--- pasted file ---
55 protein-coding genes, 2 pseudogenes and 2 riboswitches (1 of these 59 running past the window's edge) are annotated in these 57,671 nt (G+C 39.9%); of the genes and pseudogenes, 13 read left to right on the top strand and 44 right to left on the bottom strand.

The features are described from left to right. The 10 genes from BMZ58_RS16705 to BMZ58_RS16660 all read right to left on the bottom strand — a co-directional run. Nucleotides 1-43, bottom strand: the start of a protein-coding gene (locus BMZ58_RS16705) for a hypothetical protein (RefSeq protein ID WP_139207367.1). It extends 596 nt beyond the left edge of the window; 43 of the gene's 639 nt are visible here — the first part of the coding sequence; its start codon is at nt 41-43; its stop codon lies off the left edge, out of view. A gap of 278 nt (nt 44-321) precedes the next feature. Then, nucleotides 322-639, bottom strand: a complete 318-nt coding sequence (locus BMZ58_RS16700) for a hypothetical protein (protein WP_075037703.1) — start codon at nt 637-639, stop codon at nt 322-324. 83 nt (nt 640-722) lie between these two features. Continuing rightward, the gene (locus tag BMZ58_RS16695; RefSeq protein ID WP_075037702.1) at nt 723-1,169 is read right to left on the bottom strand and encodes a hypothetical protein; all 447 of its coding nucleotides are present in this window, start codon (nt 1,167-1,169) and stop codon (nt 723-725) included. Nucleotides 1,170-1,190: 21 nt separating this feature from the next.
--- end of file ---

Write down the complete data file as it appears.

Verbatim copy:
55 protein-coding genes, 2 pseudogenes and 2 riboswitches (1 of these 59 running past the window's edge) are annotated in these 57,671 nt (G+C 39.9%); of the genes and pseudogenes, 13 read left to right on the top strand and 44 right to left on the bottom strand.

The features are described from left to right. The 10 genes from BMZ58_RS16705 to BMZ58_RS16660 all read right to left on the bottom strand — a co-directional run. Nucleotides 1-43, bottom strand: the start of a protein-coding gene (locus BMZ58_RS16705) for a hypothetical protein (RefSeq protein ID WP_139207367.1). It extends 596 nt beyond the left edge of the window; 43 of the gene's 639 nt are visible here — the first part of the coding sequence; its start codon is at nt 41-43; its stop codon lies off the left edge, out of view. A gap of 278 nt (nt 44-321) precedes the next feature. Then, nucleotides 322-639, bottom strand: a complete 318-nt coding sequence (locus BMZ58_RS16700) for a hypothetical protein (protein WP_075037703.1) — start codon at nt 637-639, stop codon at nt 322-324. 83 nt (nt 640-722) lie between these two features. Continuing rightward, the gene (locus tag BMZ58_RS16695; RefSeq protein ID WP_075037702.1) at nt 723-1,169 is read right to left on the bottom strand and encodes a hypothetical protein; all 447 of its coding nucleotides are present in this window, start codon (nt 1,167-1,169) and stop codon (nt 723-725) included. Nucleotides 1,170-1,190: 21 nt separating this feature from the next.